Guide to tax issues for high earners

High earners

Introduction

Most people in full time employment have relatively simple tax affairs and their employment income is taken care of via PAYE without them needing to submit a self assessment tax return. This is not the case for high earners, earning above £100,000, or for families claiming child benefit where at least one family member is earning over £50,000.

If you're in this situation then Government legislation may mean you start to lose benefits that you were otherwise entitled to. This can have significant tax implications, in some cases meaning you're paying 62% of your income in tax and national insurance contributions or mean you are being taxed twice on your pension contributions.

This guide is intended to make sure higher earners are aware of the pitfalls. We'll describe tax planning opportuntunities that can be used to help avoid or minimise these issues as well as benefit your overall tax planning strategy.

Tax pitfalls for higher earners

Additional compliance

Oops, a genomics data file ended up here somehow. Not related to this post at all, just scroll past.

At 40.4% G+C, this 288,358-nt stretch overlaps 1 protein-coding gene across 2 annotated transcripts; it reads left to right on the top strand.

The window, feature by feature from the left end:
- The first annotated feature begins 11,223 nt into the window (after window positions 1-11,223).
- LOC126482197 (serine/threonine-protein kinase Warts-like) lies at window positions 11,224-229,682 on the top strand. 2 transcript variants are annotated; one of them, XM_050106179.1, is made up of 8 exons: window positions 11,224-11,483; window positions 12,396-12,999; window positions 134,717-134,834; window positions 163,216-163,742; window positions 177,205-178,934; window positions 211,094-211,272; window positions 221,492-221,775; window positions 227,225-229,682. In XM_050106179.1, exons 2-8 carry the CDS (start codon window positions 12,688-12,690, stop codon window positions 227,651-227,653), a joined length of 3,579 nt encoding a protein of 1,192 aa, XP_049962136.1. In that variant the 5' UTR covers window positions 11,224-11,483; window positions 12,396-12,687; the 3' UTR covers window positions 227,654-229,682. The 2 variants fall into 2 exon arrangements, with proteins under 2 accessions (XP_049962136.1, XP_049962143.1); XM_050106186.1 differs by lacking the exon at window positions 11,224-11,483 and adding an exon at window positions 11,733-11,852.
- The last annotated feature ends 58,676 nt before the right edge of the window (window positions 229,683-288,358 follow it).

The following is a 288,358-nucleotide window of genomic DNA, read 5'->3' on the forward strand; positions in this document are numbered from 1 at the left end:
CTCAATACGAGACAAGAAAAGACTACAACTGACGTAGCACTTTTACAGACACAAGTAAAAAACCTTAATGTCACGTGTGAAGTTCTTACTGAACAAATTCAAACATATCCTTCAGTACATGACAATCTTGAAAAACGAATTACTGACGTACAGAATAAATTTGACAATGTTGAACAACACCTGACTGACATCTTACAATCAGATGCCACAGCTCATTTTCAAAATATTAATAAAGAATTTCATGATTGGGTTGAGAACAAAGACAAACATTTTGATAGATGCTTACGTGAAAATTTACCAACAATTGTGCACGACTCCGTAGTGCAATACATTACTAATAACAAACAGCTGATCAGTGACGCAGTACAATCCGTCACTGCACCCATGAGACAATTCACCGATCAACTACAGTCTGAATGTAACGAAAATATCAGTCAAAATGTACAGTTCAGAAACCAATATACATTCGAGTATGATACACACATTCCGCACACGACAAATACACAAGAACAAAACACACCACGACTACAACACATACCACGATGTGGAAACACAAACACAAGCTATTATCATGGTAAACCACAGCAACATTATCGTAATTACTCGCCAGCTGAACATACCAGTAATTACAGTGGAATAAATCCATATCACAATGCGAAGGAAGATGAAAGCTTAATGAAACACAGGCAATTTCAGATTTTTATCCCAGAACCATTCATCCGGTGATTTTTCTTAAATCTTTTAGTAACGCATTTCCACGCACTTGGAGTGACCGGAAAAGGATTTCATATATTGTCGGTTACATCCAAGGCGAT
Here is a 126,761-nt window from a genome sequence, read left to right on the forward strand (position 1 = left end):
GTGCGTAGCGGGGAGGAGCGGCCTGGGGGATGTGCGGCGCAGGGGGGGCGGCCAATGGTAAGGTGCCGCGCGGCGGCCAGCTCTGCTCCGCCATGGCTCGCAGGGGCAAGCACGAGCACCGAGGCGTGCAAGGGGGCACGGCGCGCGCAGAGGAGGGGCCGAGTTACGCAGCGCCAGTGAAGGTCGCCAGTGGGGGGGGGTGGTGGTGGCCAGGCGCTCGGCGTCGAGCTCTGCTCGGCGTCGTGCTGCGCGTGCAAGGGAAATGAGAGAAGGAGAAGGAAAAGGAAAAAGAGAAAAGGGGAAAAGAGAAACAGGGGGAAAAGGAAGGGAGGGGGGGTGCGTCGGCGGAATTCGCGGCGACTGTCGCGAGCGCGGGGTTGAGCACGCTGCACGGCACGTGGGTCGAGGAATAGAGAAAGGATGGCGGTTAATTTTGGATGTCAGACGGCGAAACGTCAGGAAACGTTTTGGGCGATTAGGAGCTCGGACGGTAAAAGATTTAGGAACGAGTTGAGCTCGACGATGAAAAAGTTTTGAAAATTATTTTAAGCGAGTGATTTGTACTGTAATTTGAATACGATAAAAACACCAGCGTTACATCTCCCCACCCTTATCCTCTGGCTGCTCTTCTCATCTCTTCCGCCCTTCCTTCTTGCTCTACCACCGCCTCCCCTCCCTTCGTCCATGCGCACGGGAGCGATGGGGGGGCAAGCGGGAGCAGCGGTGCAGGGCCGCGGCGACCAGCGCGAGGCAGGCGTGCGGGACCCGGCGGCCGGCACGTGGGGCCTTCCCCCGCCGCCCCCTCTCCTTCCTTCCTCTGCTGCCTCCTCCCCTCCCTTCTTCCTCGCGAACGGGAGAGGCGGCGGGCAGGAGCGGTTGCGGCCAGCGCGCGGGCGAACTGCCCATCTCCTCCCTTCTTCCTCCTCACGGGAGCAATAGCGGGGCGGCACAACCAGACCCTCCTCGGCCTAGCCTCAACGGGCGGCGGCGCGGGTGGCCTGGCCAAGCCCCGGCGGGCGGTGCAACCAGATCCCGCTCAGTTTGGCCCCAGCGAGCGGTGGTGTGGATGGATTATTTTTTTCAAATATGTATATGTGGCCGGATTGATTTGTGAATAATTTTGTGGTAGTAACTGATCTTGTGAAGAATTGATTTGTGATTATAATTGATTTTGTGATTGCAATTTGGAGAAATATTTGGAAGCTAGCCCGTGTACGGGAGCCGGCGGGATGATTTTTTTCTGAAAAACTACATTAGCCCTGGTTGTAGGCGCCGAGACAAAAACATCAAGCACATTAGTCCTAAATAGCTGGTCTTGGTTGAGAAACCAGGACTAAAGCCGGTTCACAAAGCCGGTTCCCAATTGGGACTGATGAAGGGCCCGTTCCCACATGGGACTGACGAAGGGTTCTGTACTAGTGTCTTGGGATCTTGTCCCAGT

If you're earning over £100,000 it is mandatory to submit a self assessment tax return, even if your only income has already been taxed under PAYE. You should be contacted by HMRC to inform you of this and substantial penalties apply for failing to submit your returns (even if no extra tax is due).

Adjusted Net Income

Your adjusted net income is the amount that's relevant to most of the additional tax charges and restrictions in tax relief that you face as a high earner. Your adjusted net income is your total taxable income, before any Personal Allowance, but after certain tax reliefs:

  • Trading losses, if you are self employed or in a partnership.
  • Donations made to charities through Gift Aid
  • Pension contributions
Loss of personal allowance

Most taxpayers are entitled to a personal allowance, currently £11,850, and pay no tax on this income. However, those with an Adjusted Net Income above £100,000 start to lose thier personal allowance. Your allowance is reduced by £1 for every £2 you earn above £100,000. Those earning above £123,700 have no personal allowance.

This means that for earnings between £100,000 and £123,700 you are paying Income Tax at an effective rate of 60%. Combined with National Insurance Contributions you only take home 38p in every £1 you earn between these limits.

Loss of child benefit

If you or your partner receive child benefit and either of you earns above £50,000 you suffer additional tax to claim back some or all of the benefit you received. The additional tax is calculated based on the amount that your "adjusted net income" exceeds £50,000. The difference is divided by 10,000 and multiplied by the actual benefit you received.